Thomas James Churchill

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Thomas James Churchill
Bust portrait of General Thomas James Churchill.jpg
Churchill in uniform, ca. 1862
13th Governor of Arkansas
In office
January 12, 1881 – January 13, 1883
Preceded byWilliam R. Miller
Succeeded byJames H. Berry
16th Treasurer of Arkansas
In office
November 12, 1874 – January 12, 1881
Preceded byRobert C. Newton
Succeeded byWilliam E. Woodruff, Jr.
14th Postmaster of Little Rock
In office
September 11, 1857 – March 27, 1861
Nominated byJames Buchanan
Preceded byJohn E. Reardon
Succeeded byWilliam F. Pope
Personal details
Born(1824-03-10)March 10, 1824
Louisville, Kentucky, U.S.
DiedMay 14, 1905(1905-05-14) (aged 81)
Little Rock, Arkansas, U.S.
Resting placeMount Holly Cemetery,
Little Rock, Arkansas, U.S.
34°44′15.3″N 92°16′42.5″W / 34.737583°N 92.278472°W / 34.737583; -92.278472
Political partyDemocratic
Spouse(s)
Anna M. Sevier (m. 1849)
RelationsAmbrose H. Sevier (father-in-law)
Children5
Military service
Allegiance United States
 Confederate States
Branch/serviceUnited States Volunteers
 Confederate States Army
Years of service1846–1847 (USV)
1861–1865 (CSA)
RankUnion army 1st lt rank insignia.jpg First Lieutenant (USV)
Confederate States of America General-collar.svg Major-General (CSA)
Unit1st Kentucky Cavalry
Commands
Battles/warsMexican–American War (POW)
American Civil War

Thomas James Churchill (March 10, 1824 – May 14, 1905) was an American politician who served as the 13th governor of Arkansas from 1881 to 1883. Prior to that, he was a senior officer of the Confederate States Army who commanded infantry in the Western and Trans-Mississippi theaters of the American Civil War.

Early life and education[edit]

Thomas James Churchill was born near Louisville, Kentucky.[a] He graduated from St. Mary's College in Bardstown in 1844, then studied law at Transylvania University in Lexington. He served during the Mexican War, rising to the rank of first lieutenant in the 1st Kentucky Mounted Rifles. He was captured by the Mexicans and remained a prisoner of war until near the end of that conflict. In 1848, he moved to Little Rock, Arkansas, married the daughter of United States Senator Ambrose H. Sevier, and became a planter. Appointed by President James Buchanan, he served as postmaster from September 1857 to March 1861.[1]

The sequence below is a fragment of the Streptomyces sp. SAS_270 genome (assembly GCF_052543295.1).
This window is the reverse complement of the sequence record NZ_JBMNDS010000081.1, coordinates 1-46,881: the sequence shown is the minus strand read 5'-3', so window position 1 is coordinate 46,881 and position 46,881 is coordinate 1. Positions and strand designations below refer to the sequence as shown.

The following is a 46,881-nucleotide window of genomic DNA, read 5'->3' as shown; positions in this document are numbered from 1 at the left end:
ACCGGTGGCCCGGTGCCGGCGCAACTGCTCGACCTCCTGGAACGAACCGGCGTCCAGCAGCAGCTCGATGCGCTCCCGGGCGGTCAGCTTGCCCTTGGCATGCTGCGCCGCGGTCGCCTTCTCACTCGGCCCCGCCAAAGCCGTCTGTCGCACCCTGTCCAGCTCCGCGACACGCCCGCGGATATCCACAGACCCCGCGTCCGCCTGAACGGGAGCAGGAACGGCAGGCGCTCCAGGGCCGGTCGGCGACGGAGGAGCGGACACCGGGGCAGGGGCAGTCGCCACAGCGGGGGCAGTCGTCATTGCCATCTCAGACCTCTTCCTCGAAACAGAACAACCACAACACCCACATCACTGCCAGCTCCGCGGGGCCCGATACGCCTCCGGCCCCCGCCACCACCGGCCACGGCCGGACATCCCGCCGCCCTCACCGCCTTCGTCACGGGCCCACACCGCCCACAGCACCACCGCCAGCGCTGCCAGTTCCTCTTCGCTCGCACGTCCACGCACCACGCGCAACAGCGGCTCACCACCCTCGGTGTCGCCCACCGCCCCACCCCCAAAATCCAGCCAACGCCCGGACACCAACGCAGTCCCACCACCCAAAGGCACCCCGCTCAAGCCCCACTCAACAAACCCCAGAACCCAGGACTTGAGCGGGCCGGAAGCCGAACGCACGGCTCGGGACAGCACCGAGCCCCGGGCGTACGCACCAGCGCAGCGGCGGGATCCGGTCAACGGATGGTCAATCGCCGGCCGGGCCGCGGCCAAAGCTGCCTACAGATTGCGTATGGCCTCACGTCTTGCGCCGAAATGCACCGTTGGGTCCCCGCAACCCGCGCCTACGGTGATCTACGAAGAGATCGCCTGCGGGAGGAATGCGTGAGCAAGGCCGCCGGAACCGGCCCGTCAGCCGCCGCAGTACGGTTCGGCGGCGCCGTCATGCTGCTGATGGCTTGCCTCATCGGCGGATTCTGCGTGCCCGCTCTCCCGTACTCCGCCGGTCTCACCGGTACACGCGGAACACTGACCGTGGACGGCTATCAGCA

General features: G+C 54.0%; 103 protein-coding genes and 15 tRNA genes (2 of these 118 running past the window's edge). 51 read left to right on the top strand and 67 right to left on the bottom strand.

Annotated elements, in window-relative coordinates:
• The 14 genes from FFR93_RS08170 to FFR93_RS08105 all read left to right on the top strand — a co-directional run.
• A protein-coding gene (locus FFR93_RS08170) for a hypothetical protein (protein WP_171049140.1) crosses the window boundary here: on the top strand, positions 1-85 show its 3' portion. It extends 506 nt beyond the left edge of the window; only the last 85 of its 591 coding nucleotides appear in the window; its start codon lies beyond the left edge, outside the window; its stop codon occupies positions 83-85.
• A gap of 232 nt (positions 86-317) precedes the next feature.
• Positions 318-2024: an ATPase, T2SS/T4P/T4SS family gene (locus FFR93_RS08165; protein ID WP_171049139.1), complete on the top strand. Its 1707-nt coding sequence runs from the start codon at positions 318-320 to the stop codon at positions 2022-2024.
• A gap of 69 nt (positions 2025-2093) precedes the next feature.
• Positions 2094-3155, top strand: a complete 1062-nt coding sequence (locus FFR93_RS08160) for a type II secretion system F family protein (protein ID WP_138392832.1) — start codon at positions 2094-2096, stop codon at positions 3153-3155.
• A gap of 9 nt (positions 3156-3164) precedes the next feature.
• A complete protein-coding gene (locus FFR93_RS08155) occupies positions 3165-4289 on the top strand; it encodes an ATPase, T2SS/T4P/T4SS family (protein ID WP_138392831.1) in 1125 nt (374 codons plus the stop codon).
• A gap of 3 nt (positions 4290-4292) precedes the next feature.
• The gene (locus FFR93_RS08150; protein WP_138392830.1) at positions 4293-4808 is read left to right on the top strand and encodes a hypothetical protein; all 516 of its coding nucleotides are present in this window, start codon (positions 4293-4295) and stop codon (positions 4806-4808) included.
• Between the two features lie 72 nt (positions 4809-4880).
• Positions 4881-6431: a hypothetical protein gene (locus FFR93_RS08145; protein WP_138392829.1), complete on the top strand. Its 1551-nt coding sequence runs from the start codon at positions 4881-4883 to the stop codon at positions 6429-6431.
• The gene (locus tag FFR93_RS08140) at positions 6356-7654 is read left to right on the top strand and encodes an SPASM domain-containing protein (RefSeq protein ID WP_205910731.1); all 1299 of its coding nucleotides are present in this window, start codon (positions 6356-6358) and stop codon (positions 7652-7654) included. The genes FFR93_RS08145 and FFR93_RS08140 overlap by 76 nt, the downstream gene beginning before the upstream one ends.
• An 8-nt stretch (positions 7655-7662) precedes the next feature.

American Civil War[edit]

At the start of the Civil War, Churchill offered his services to the state and was elected colonel of the 1st Arkansas Mounted Rifles. His first combat took place at the Battle of Wilson's Creek near Springfield, Missouri. On March 4, 1862, he was promoted to brigadier-general and soon thereafter took part in Maj. Gen. Kirby Smith's Kentucky Campaign. Churchill played an important role in the victory at Richmond, Kentucky, commanding a division of men from Texas and Arkansas. Leading his division along a ravine that became known as "Churchill's Draw" he delivered a successful and surprising flanking attack. On February 17, 1864, Churchill was cited as one of three officers to receive special recognition in a Thanks of Confederate Congress resolution for his actions at Richmond.[2]

In the latter part of 1862, Churchill was transferred back to Arkansas and placed in charge of the fortifications at Arkansas Post. In January 1863, the Post was attacked and seized in the Battle of Fort Hindman by an overwhelming Union force under Maj. Gen. John A. McClernand. After his exchange Churchill continued his service in the Trans-Mississippi Department and commanded a division during the Red River Campaign. He played a major role in the Battle of Jenkins Ferry and was promoted to major-general on March 17, 1865.[2]

Later life[edit]

In the Brooks-Baxter War in 1874, Churchill supported Baxter and helped enroll volunteers in Baxter's militia. Churchill was elected Arkansas State Treasurer in 1874, and was reelected in 1876 and 1878. Churchill was elected governor of Arkansas in 1881, and served until his resignation in 1883.[3] While governor, Churchill was plagued by allegations of discrepancies in the treasurer's account from when he served as state treasurer. A special committee found a shortage in the state funds, and a lawsuit was brought against Churchill. Churchill was ordered to repay the missing funds.[4] He died in Little Rock and was buried in historic Mount Holly Cemetery with military honors.

See also[edit]

Footnotes[edit]

  1. ^ His older sister was Abigail Prather Churchill (1817-1852), wife of Meriwether Lewis Clark Sr. (1809-1881).

References[edit]

  1. ^ "Postmaster Finder". United States Postal Service. Retrieved May 27, 2019.
  2. ^ a b Eicher, John H.; Eicher, David J. (2001). Civil War High Commands. Foreword by John Y. Simon. Stanford: Stanford University Press. p. 173. ISBN 978-0-8047-3641-1. OCLC 928433486. OL 6210070W.
  3. ^ "Gov. Thomas James Churchill". National Governors Association. Retrieved May 30, 2019.
  4. ^ "Thomas James Churchill (1824–1905)". Encyclopedia of Arkansas. Retrieved May 30, 2019.

External links[edit]